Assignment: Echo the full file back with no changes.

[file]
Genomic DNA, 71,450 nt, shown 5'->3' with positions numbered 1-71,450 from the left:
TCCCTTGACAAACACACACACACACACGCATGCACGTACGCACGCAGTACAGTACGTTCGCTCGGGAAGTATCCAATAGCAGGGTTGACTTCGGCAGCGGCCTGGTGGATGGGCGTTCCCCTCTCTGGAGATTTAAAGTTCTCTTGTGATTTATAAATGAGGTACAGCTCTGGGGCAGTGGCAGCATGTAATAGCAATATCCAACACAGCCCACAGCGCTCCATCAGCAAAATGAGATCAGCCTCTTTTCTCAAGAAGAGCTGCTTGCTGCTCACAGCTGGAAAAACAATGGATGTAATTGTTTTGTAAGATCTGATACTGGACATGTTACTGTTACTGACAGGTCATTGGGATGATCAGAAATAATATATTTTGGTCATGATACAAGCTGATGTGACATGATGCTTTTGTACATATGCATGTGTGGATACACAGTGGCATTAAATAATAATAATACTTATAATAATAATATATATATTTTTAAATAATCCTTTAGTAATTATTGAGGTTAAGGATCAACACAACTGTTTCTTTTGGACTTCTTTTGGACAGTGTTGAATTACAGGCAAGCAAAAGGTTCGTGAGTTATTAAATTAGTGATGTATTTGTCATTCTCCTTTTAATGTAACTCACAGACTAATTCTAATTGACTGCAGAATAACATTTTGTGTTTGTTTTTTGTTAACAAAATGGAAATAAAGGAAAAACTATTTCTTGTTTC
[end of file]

Genomic DNA, 71,450 nt, shown 5'->3' with positions numbered 1-71,450 from the left:
TCCCTTGACAAACACACACACACACACGCATGCACGTACGCACGCAGTACAGTACGTTCGCTCGGGAAGTATCCAATAGCAGGGTTGACTTCGGCAGCGGCCTGGTGGATGGGCGTTCCCCTCTCTGGAGATTTAAAGTTCTCTTGTGATTTATAAATGAGGTACAGCTCTGGGGCAGTGGCAGCATGTAATAGCAATATCCAACACAGCCCACAGCGCTCCATCAGCAAAATGAGATCAGCCTCTTTTCTCAAGAAGAGCTGCTTGCTGCTCACAGCTGGAAAAACAATGGATGTAATTGTTTTGTAAGATCTGATACTGGACATGTTACTGTTACTGACAGGTCATTGGGATGATCAGAAATAATATATTTTGGTCATGATACAAGCTGATGTGACATGATGCTTTTGTACATATGCATGTGTGGATACACAGTGGCATTAAATAATAATAATACTTATAATAATAATATATATATTTTTAAATAATCCTTTAGTAATTATTGAGGTTAAGGATCAACACAACTGTTTCTTTTGGACTTCTTTTGGACAGTGTTGAATTACAGGCAAGCAAAAGGTTCGTGAGTTATTAAATTAGTGATGTATTTGTCATTCTCCTTTTAATGTAACTCACAGACTAATTCTAATTGACTGCAGAATAACATTTTGTGTTTGTTTTTTGTTAACAAAATGGAAATAAAGGAAAAACTATTTCTTGTTTC